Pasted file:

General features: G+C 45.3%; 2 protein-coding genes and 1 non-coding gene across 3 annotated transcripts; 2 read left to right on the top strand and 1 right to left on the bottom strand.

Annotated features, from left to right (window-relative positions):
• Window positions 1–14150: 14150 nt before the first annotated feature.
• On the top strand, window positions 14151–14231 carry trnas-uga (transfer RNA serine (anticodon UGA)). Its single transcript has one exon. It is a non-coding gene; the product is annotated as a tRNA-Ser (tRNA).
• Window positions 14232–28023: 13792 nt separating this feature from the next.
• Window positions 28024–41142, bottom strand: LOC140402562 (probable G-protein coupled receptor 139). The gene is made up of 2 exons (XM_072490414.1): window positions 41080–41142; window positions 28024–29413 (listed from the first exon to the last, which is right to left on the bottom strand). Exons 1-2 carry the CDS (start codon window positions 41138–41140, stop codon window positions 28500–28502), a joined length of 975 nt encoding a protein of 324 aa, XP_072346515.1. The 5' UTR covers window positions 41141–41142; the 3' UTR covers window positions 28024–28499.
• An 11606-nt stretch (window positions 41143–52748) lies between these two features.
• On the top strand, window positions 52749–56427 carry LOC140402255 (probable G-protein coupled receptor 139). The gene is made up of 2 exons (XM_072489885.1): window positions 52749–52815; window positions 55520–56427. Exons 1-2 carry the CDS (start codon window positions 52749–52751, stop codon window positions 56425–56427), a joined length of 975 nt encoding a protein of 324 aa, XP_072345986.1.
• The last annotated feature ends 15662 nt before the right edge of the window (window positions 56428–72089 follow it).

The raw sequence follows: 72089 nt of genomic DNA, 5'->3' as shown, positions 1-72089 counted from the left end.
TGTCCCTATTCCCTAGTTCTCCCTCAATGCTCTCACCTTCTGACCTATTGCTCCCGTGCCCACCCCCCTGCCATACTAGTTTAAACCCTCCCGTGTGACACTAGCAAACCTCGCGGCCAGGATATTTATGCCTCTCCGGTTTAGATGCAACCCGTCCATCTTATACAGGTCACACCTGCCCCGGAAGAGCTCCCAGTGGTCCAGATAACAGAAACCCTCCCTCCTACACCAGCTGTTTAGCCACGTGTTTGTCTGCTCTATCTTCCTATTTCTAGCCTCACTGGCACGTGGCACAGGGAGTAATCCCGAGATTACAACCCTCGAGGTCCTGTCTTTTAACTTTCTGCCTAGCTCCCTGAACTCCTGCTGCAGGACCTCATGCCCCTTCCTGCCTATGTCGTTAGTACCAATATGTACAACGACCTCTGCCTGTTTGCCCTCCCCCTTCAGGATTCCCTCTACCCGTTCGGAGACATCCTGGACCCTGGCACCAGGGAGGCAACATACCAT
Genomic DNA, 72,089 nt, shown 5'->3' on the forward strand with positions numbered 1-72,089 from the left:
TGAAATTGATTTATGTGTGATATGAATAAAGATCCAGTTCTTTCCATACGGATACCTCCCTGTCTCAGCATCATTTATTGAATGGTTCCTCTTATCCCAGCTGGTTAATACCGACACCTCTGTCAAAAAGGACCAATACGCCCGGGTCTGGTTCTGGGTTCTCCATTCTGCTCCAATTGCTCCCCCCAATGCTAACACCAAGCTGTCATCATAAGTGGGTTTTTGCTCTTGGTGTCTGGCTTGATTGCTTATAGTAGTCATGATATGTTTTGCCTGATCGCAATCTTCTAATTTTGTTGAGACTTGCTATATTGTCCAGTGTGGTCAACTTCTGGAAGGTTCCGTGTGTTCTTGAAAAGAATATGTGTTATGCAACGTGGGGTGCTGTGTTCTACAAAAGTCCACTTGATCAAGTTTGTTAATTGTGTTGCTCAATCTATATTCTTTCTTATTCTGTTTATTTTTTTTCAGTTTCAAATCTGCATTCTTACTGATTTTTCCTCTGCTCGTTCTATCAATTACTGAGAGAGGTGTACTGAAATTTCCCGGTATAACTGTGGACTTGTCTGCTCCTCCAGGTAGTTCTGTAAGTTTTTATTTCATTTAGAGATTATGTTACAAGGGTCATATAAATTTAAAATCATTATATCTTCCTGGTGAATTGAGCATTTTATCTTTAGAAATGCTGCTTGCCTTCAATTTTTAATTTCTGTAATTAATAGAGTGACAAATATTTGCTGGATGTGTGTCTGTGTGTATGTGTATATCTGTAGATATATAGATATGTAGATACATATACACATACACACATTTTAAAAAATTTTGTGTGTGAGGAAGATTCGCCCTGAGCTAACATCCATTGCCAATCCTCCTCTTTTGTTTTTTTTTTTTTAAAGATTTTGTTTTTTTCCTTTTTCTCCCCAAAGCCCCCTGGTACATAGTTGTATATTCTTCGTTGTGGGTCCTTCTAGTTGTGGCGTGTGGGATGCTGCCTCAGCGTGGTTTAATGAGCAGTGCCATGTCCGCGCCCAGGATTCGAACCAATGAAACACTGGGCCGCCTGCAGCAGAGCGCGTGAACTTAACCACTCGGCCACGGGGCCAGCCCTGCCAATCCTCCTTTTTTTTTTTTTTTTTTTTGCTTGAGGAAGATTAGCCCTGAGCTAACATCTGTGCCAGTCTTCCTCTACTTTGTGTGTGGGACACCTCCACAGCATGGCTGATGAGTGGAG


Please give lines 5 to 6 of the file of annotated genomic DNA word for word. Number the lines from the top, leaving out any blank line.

• Window positions 14232–28023: 13792 nt separating this feature from the next.
• Window positions 28024–41142, bottom strand: LOC140402562 (probable G-protein coupled receptor 139). The gene is made up of 2 exons (XM_072490414.1): window positions 41080–41142; window positions 28024–29413 (listed from the first exon to the last, which is right to left on the bottom strand). Exons 1-2 carry the CDS (start codon window positions 41138–41140, stop codon window positions 28500–28502), a joined length of 975 nt encoding a protein of 324 aa, XP_072346515.1. The 5' UTR covers window positions 41141–41142; the 3' UTR covers window positions 28024–28499.